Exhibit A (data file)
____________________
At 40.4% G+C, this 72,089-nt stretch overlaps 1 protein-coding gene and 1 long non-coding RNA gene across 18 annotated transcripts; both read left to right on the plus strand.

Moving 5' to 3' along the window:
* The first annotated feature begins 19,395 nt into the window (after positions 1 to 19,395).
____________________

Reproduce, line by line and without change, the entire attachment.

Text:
At 40.4% G+C, this 72,089-nt stretch overlaps 1 protein-coding gene and 1 long non-coding RNA gene across 18 annotated transcripts; both read left to right on the plus strand.

Moving 5' to 3' along the window:
* The first annotated feature begins 19,395 nt into the window (after positions 1 to 19,395).